the old dilapidated brick drain.  These Sewers have enabled owners to
drain their several premises.

                                * * * * *

There have been 45 new Gulleys constructed for carrying off the surface
water from the roads, and many altered, repaired, and cleaned.  Air
shafts have been formed for carrying off the poisonous Gases from the
Sewers; and many Gulleys have been trapped.

                                * * * * *

The flushers have cleansed about 8 miles 3482-ft. of brick sewer,
removing deposits therein, varying from 6 inches to 2-ft. which deposits
have been carted away, and have also flushed with water from time to time
pipe sewers to an extent of 7½ miles.

                                * * * * *

232 Applications have been made and granted to drain houses and premises
both voluntarily and in consequence of notices issued by the vestry, and
in all cases where cesspools have existed they have been filled in or
broken up.

The following Sewers have been constructed by owners of property, in the
various under-mentioned places, viz.:

670-ft. 2-ft. barrel sewer in the Campden-hill Road.
1400-ft. 4-ft. 6-in. by 2-ft. 6-in., 1 brick—with brick invert, in
cement, in the Holland-road.
450-ft. 3-ft. by 2-ft. 6-in., ½ brick—in cement, with stoneware invert
in Addison-crescent.
59-ft. 12-in. pipe in Johnson-street, Notting-hill.
400-ft. 3-ft. by 2-ft., in an intended road, Old Brompton.
35-ft. 3-ft. 9-in. by 2-ft. 6-in., High-street, Notting-hill.
3000-ft. 3-ft. by 2-ft., on the Phillimore Estate.
And 216-ft. of 12-in. pipe, in Brompton-road, opposite York-cottages,
has also been completed.

                                * * * * *

These works have been done under the personal inspection of Mr. Perkins,
your Clerk of the Works, appointed for that purpose.


I have to call the special attention of the vestry to the subject of the
repairs of the Roads in this parish, which involves a very large annual
outlay, and requires the greatest amount of care, both as regards the
quantity and quality of the materials, and also as to the proper season
for their application.

My past experience has taught me that this portion of my duty requires
constant supervision and attention.  I have computed the length of the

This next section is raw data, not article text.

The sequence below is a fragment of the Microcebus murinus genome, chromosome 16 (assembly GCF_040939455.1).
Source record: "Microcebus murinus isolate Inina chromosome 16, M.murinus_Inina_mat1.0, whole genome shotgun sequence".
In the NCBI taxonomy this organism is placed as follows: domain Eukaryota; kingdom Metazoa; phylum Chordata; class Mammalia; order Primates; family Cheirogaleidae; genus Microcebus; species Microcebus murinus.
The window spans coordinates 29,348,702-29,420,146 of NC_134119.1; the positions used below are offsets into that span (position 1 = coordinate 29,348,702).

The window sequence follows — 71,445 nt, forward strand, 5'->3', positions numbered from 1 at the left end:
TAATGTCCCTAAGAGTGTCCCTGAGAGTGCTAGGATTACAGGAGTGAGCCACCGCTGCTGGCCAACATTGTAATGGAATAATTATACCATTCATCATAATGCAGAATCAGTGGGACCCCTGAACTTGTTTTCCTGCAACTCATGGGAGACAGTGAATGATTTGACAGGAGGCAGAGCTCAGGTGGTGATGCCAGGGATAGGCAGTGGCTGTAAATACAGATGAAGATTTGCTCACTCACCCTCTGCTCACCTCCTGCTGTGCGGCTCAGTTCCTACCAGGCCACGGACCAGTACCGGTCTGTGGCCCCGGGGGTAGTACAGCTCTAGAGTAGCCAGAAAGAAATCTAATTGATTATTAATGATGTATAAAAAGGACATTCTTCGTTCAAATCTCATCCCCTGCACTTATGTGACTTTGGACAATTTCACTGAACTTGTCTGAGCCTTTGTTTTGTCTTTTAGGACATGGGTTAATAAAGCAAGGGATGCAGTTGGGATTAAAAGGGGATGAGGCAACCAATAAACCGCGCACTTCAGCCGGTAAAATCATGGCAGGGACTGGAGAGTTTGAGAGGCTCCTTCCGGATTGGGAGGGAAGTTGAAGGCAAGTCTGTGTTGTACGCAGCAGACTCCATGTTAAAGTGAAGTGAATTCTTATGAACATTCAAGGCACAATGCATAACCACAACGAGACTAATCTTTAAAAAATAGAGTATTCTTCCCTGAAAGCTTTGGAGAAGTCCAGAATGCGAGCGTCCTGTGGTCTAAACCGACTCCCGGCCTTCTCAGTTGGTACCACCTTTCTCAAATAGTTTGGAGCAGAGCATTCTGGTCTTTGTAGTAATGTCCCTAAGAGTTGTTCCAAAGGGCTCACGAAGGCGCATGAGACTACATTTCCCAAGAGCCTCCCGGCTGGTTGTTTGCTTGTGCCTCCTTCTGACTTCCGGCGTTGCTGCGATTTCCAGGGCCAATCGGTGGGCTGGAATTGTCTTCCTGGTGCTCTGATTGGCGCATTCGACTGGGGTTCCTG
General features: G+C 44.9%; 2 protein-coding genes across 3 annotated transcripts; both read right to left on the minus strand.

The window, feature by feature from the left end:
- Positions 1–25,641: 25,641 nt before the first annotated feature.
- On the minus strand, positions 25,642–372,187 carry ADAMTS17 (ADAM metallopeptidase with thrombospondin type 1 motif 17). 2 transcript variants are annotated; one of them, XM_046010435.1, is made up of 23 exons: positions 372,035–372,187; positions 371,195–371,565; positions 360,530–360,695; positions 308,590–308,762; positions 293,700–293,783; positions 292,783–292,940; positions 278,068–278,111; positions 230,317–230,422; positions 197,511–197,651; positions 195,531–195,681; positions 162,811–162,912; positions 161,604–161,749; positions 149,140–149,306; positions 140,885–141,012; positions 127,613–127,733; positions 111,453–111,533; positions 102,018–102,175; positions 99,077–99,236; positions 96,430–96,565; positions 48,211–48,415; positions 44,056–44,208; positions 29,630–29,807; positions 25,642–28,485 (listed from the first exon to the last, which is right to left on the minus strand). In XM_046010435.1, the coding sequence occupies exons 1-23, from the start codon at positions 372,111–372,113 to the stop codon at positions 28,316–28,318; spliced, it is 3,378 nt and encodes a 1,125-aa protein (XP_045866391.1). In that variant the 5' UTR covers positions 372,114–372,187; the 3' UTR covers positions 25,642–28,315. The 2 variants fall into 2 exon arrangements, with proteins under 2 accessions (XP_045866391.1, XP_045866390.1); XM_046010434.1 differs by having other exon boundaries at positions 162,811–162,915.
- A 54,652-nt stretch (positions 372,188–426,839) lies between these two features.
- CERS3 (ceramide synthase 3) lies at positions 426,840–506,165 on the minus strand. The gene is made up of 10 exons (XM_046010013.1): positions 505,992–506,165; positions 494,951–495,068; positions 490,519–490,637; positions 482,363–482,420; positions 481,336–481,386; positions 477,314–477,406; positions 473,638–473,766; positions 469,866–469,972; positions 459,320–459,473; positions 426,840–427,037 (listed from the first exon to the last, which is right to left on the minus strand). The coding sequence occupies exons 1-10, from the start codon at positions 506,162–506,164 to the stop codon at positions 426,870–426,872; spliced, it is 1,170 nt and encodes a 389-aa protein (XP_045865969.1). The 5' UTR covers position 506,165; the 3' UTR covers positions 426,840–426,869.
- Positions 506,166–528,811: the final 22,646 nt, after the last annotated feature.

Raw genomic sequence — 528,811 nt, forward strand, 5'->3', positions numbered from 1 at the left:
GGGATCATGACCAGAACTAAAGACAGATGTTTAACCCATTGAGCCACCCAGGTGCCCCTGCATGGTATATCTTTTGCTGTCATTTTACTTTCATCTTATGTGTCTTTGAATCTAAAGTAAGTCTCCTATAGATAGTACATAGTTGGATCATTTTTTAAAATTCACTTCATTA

roads in this parish, exclusive of the turnpike roads, at about 53 miles,
and I am happy to state, allowing for the new roads adopted by the
parish, the last annual outlay has been less in comparison to the
previous years, this may be accounted for by the fact of the roads having
become much harder, from regular scavengering, and the better form which
allows the surface water to drain into the channels.

                                * * * * *

The roads may be classed in three sections, viz.: those of great traffic,
which are repaired with granite; those having less traffic, which are
repaired with flints; and bye roads and squares of little traffic, which
are repaired with gravel.  I have considered opinions from time to time
expressed by the Paving Committee as to the more general use of granite
for the roads, and shall lose no opportunity in carrying out their wishes
wherever I can judiciously do so.

I have found many beneficial results, and much saving from the constant
employment of a mason ordered by the Paving Committee to be added to the
staff of workmen, for the purpose of attending to the repairs of the
trenches opened or disturbed by the different gas and water companies.

                                * * * * *

The following is a list of some of the principal footways, which have
been paved, viz.: St. John’s Church, Aubrey Chapel, Gloucester Road, Edge
Terrace, and Vine Place, Ladbroke Road, Old Norland Road, Kensington
Church, Yard, Queen’s Road, Northern, The Mall, St. Peter’s Church, High
Row, Silver Street, Portobello Terrace, Clifton Terrace, together with
several other minor works, also the laying crossings, pitching cab
stands, and general repairs.

                                * * * * *

The following are streets which have been paved and repaired at the
expense of the owners, and adopted by the Vestry: Kensington Park Road
North, Ovington Square, Ovington Terrace, St. John’s Terrace, Portland
Road North, Clarendon Place, Elgin Crescent, Dartmoor Street, Stanley
Gardens, Stanley Crescent, Lansdown Road North, Chepstow Villas West,
Ladbroke Terrace, Ladbroke Road, Westbourne Grove West.


The Parish is at present supplied with Gas under contracts from the
Western Gas Company, the Imperial Gas Company, and the London Gas

Great attention has been given by the Committee, in the fixing new lamps,
and including the old ones there are now upwards of 1,068 fairly and
judiciously spread over the whole parish.  Great facility has been
afforded by numbering the lamps, both in the communication with the Gas
Companies, and also as to their general repairs, and lighting.

                                * * * * *

I have endeavoured, in this my first Annual Report to draw your attention
to the works generally under your control, and executed under the powers
vested in you by the “Metropolis Local Management Act,” and I take this
opportunity of tendering my thanks for the support I have ever received
from you in the discharge of the important duties intrusted to me.

                                               I have the honor to remain,
                                                    Your obedient Servant,
                                                        JAMES BROADBRIDGE,